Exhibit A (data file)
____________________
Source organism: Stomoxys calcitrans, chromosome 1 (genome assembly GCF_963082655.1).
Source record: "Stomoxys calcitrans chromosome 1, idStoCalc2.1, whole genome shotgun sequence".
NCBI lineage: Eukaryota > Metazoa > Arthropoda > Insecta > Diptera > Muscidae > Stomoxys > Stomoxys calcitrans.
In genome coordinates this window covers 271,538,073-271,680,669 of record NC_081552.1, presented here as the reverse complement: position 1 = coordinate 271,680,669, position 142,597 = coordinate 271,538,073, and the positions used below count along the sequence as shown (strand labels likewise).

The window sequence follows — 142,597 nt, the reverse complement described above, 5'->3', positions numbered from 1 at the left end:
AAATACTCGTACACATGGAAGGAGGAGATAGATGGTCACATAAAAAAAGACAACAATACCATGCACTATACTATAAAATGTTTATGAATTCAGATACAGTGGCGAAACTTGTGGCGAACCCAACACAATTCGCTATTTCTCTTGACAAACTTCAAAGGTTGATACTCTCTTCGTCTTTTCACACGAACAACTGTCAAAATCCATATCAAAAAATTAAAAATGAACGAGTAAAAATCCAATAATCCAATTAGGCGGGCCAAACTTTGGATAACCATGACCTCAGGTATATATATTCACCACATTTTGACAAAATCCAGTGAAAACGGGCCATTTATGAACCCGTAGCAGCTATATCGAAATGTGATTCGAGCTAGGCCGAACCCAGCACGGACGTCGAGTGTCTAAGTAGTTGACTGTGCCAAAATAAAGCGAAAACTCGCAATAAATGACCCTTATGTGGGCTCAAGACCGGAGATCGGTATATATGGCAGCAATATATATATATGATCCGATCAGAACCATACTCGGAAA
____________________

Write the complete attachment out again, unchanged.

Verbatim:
Source organism: Stomoxys calcitrans, chromosome 1 (genome assembly GCF_963082655.1).
Source record: "Stomoxys calcitrans chromosome 1, idStoCalc2.1, whole genome shotgun sequence".
NCBI lineage: Eukaryota > Metazoa > Arthropoda > Insecta > Diptera > Muscidae > Stomoxys > Stomoxys calcitrans.
In genome coordinates this window covers 271,538,073-271,680,669 of record NC_081552.1, presented here as the reverse complement: position 1 = coordinate 271,680,669, position 142,597 = coordinate 271,538,073, and the positions used below count along the sequence as shown (strand labels likewise).

The window sequence follows — 142,597 nt, the reverse complement described above, 5'->3', positions numbered from 1 at the left end:
AAATACTCGTACACATGGAAGGAGGAGATAGATGGTCACATAAAAAAAGACAACAATACCATGCACTATACTATAAAATGTTTATGAATTCAGATACAGTGGCGAAACTTGTGGCGAACCCAACACAATTCGCTATTTCTCTTGACAAACTTCAAAGGTTGATACTCTCTTCGTCTTTTCACACGAACAACTGTCAAAATCCATATCAAAAAATTAAAAATGAACGAGTAAAAATCCAATAATCCAATTAGGCGGGCCAAACTTTGGATAACCATGACCTCAGGTATATATATTCACCACATTTTGACAAAATCCAGTGAAAACGGGCCATTTATGAACCCGTAGCAGCTATATCGAAATGTGATTCGAGCTAGGCCGAACCCAGCACGGACGTCGAGTGTCTAAGTAGTTGACTGTGCCAAAATAAAGCGAAAACTCGCAATAAATGACCCTTATGTGGGCTCAAGACCGGAGATCGGTATATATGGCAGCAATATATATATATGATCCGATCAGAACCATACTCGGAAA